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UPDATE: Developers reveal a new design for waterfront project
LANGLEY— Deja vu.
Nearly a year after they introduced their first proposal for a large mixed-use development spanning Wharf Street and Cascade Avenue, developers Nancy Josephson and Steve Day presented a completely revamped version of their plan to the Langley City Council and the community.
The new look, a much smaller version of last year’s design, was reminiscent of an ancient Mediterranean village nestled into the bluff. The developers said they attempted to create a “village in a village” consisting of cottages, small houses and a bistro, boasting green roofs, arts and crafts, and public walkways.
The council’s and the community’s reception of the revised plan, however, was cold.
“Your design is gorgeous. But I can’t imagine having that many residences down there,” said Councilwoman Rene Neff.
“I would have a very hard time rationalizing this,” she said.
Day said he wants to build 27 residences in the area that includes the Seabreeze property as well as Waters-Riehl’s land. The properties reach up the bluff to the Edgecliff restaurant. The homes would range from 600-square-foot cottages to 2,000-square-foot homes.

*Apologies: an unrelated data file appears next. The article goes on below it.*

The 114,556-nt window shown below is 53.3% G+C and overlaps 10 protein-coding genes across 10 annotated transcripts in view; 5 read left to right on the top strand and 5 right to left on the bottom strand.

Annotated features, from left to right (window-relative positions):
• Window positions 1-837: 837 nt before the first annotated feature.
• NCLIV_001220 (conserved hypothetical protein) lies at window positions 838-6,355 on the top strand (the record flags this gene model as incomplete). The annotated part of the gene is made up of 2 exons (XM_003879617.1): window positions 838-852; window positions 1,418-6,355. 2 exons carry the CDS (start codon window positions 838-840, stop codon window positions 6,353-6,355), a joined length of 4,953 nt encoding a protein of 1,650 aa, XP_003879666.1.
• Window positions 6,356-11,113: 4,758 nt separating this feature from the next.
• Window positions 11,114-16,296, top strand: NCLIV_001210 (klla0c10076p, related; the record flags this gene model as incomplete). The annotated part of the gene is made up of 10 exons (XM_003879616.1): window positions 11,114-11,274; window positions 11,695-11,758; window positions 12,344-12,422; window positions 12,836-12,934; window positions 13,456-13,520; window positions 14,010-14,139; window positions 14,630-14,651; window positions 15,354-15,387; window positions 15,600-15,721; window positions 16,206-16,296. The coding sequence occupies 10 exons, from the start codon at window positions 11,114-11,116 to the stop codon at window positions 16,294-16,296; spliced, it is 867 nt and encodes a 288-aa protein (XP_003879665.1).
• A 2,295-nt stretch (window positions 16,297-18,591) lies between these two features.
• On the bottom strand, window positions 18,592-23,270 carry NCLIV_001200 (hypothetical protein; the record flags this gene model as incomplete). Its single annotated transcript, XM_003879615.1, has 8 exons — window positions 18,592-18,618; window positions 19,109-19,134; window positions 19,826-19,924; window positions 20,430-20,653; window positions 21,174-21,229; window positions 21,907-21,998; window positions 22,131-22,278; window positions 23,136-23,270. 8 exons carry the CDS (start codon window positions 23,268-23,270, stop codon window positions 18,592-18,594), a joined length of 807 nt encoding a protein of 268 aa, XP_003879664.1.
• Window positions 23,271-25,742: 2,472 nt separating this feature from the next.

Day said the project would have to be at least that big to make sense economically.
When Day revealed an image of an architectural drawing of the design superimposed on a photograph of the bluff, a somewhat subdued “Oh, my God!” escaped from one person in the audience.
Langley resident Harrison Goodall was not a fan, either.
“This violates the village character of Langley,” he said. “We live here. This is our place of being. We don’t look at it from a real estate perspective, but this is my home.”
Councilman Robert Gilman was concerned about safety issues related to bluff stability and the amount of parking that the area can handle.
Port Commissioner Rolf Seitle said the massive in-bluff construction would interfere with the port’s construction plans for the marina, and other residents were concerned about the design not fitting into Langley’s “Village by the Sea” character.
Waters-Riehl, a Wharf Street property owner, urged the council to give the design a chance and consider the engineering and scientific work on the project that had been done.